Skin bleaching in Africa a growing problem

skin bleaching
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There is no more telling form of self-hatred than when a person deliberately bleaches their skin. The practice becomes especially tragic when the people who take this option are African. Skin-bleaching products are big business in Africa, with Nigeria using the most products. But now the African country of Ivory Coast is taking steps to ban the products used by its citizens because of health risks.

The Ministry of Health for the country issued a statement which reads in part, “Cosmetic lightening and hygiene creams … that depigment the skin … are now forbidden.”

The ban comes in light of the fact that many of these products contain mercury, cortisone and hydroquinine, which is used to develop photographs. According to health officials in the country, these chemicals have been linked to diabetes, skin cancer, leukemia, blood cancer and high blood pressure.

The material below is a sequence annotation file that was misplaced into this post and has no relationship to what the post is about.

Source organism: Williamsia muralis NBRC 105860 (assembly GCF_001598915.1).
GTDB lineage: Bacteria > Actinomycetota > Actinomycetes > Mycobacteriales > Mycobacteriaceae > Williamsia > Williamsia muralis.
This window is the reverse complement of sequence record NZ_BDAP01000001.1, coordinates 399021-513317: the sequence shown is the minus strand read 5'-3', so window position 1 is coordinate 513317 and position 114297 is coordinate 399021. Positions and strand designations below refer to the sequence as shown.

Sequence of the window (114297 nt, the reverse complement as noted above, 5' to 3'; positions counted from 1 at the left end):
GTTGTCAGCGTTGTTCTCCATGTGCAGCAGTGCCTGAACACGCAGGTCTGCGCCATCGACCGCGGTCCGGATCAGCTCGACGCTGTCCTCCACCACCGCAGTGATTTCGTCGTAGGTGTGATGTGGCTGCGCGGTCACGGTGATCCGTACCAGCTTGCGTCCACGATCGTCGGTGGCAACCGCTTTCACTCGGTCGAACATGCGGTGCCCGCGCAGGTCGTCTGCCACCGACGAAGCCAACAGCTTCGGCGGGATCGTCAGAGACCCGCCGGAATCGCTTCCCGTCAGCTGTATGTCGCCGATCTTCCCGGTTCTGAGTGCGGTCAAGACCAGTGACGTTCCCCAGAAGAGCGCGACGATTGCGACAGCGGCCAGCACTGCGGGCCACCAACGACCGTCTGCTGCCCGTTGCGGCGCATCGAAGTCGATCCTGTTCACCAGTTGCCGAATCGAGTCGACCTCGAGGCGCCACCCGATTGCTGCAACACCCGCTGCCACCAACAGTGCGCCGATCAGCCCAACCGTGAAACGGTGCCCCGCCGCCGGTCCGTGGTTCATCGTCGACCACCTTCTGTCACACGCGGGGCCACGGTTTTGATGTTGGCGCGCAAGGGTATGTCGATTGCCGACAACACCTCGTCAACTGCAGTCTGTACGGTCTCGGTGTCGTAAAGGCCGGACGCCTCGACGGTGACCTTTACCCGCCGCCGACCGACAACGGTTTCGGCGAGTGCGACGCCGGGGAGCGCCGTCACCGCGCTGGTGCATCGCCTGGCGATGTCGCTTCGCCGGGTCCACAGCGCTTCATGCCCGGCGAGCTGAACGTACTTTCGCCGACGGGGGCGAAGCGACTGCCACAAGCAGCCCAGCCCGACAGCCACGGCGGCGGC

A study by the University of Capetown in South Africa stated that one-third of South African women bleach their skin. These treatments are not cheap and cost the equivalent of $590 per session for the high-end products used in the process. But there is a thriving black market of cheaper products that are used by the poor that are causing the issues. Although there are no official statistics of the global bleaching of skin, the World Health Organization revealed the following  African countries with the highest use of skin bleaching products:

Seventy-seven percent of Nigerian women bleach their skin.

Fifty-nine percent of Togo women bleach their skin.

Thirty-five percent of South African women bleach their skin.

Twenty-five percent of Mali women bleach their skin.

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